New Community Radio Station for Nairobi’s Kibera Slums
The Daily Nation reported that the Communications Commission of Kenya (CCK) has granted Pamoja 99.9 FM a broadcasting license in the Kibera Slums. The new Radio station, formed by Pamoja Development Centre situated in Kibera’s Ayany Estate, aims to focus on issues that bear directly on its millions of listeners in the Kibera slums; ie. environment, women’s rights, drug abuse and community awareness, among others.
Although Pamoja FM is not the first of its kind in the country, anyone working for the attainment of the MDGs welcomes this development. Radio is acknowledged as the most widespread electronic communications device in the world and a unique means of reaching the world’s poorest communities. It means that community radio stations like Pamoja FM puts the tools of communications into the hands of poverty striken communities and enables them to express their culture, receive entertainment, news and information as well as engage in dialogue and development.
According to the World Association of Community Radio Broadcasters (AMARC) -an international non-governmental organization serving the community radio movement, with almost 3 000 members and associates in 110 countries including Kenya – community radio is a strong medium for economic development and free speech. It is a powerful tool than can raise public awareness on health, the environment and a range of local issues. The AMARC Africa affiliate has a social agenda philosophy with a strong focus on poverty alleviation, conflict resolution, HIV/Aids, gender empowerment, human rights and democracy.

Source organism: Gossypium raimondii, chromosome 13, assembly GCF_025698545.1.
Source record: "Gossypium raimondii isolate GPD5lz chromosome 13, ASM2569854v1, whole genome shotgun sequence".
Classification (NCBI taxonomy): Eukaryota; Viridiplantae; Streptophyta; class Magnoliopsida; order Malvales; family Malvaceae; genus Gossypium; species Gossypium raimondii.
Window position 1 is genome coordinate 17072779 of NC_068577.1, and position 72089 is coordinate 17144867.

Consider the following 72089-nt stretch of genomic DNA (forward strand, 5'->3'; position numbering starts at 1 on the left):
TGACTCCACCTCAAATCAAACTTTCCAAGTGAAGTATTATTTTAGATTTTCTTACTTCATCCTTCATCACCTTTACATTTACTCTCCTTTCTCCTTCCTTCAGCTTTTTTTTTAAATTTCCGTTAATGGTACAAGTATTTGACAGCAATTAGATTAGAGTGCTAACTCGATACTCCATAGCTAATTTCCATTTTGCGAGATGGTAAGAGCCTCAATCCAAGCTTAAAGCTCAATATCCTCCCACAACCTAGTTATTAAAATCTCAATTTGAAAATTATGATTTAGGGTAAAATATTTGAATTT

Community radio is definitely an inexpensive medium that the Government of Kenya through the CCK may want to promote by offering subsidized FM airwave licences and discounted annual fees to registered NGOs, churches, schools and other public institutions with a view to propagating its policies including increasing awareness of critical issues like civic education, HIV/Aids and environmental conservation.
UNESCO, in its community radio handbook, praises broadcasting legislation in South Africa as an exemplary case in Africa. The legislation in question was enacted soon after the dismantling of the apartheid regime in 1993, because the Mandela led government realised that the country’s media could help to resolve many socio-economic development problems while building a unified, democratic and pluralistic society by promoting, amongst others, the development of community broadcasting services.